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Do Household Finances Constrain Unconventional Fiscal Policy?

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  • Scott R. Baker
  • Lorenz Kueng
  • Leslie McGranahan
  • Brian T. Melzer

Abstract

When the zero lower bound on nominal interest rate binds, monetary policy makers may lack traditional tools to stimulate aggregate demand. We investigate whether “unconventional” fiscal policy, in the form of preannounced consumption tax changes, has the potential to meaningfully shift durables purchases intertemporally and how it is affected by consumer credit. In particular, we test whether car sales react in anticipation of future sales tax changes, leveraging 57 preannounced changes in state sales tax rates from 1999 to 2017. We find evidence for substantial tax elasticities, with car sales rising by more than 8% in the month before a 1% increase in the sales tax rate. Responses are heterogeneous across households and sensitive to supply of credit. Consumers with high credit risk scores are most able to pull purchases forward. At the same time, other effects such as customer composition and attention lead to even greater tax elasticity during recessions, despite these credit frictions. We discuss policy implications and the likely magnitudes of tax changes necessary for any substantive long-term responses.

Suggested Citation

  • Scott R. Baker & Lorenz Kueng & Leslie McGranahan & Brian T. Melzer, 2019. "Do Household Finances Constrain Unconventional Fiscal Policy?," Tax Policy and the Economy, University of Chicago Press, vol. 33(1), pages 1-32.
  • Handle: RePEc:ucp:tpolec:doi:10.1086/703225
    DOI: 10.1086/703225
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    Cited by:

    1. Shoji, Toshiaki, 2022. "Menu costs and information rigidity: Evidence from the consumption tax hike in Japan," Journal of Macroeconomics, Elsevier, vol. 72(C).
    2. Alisdair McKay & Johannes F. Wieland, 2019. "Lumpy Durable Consumption Demand and the Limited Ammunition of Monetary Policy," NBER Working Papers 26175, National Bureau of Economic Research, Inc.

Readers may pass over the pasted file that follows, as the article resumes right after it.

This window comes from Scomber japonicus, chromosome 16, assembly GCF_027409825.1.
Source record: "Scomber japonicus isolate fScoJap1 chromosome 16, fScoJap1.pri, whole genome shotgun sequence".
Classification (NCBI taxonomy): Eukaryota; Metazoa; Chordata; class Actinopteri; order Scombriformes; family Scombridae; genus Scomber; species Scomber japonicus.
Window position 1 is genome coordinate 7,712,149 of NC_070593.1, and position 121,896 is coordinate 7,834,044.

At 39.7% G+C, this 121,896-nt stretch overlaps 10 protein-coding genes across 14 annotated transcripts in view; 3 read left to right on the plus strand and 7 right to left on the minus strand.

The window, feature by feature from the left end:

3. Scott R. Baker & Stephanie Johnson & Lorenz Kueng, 2021. "Shopping for Lower Sales Tax Rates," American Economic Journal: Macroeconomics, American Economic Association, vol. 13(3), pages 209-250, July.
    4. Alisdair McKay & Johannes F. Wieland, 2021. "Lumpy Durable Consumption Demand and the Limited Ammunition of Monetary Policy," Econometrica, Econometric Society, vol. 89(6), pages 2717-2749, November.
    5. Francesca Parodi, 2021. "Consumption Tax Cuts in a Recession," Carlo Alberto Notebooks 658, Collegio Carlo Alberto.

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    More about this item

    JEL classification:

    • D12 - Microeconomics - - Household Behavior - - - Consumer Economics: Empirical Analysis
    • E21 - Macroeconomics and Monetary Economics - - Consumption, Saving, Production, Employment, and Investment - - - Consumption; Saving; Wealth
    • G01 - Financial Economics - - General - - - Financial Crises
    • G11 - Financial Economics - - General Financial Markets - - - Portfolio Choice; Investment Decisions
    • H2 - Public Economics - - Taxation, Subsidies, and Revenue
    • H31 - Public Economics - - Fiscal Policies and Behavior of Economic Agents - - - Household

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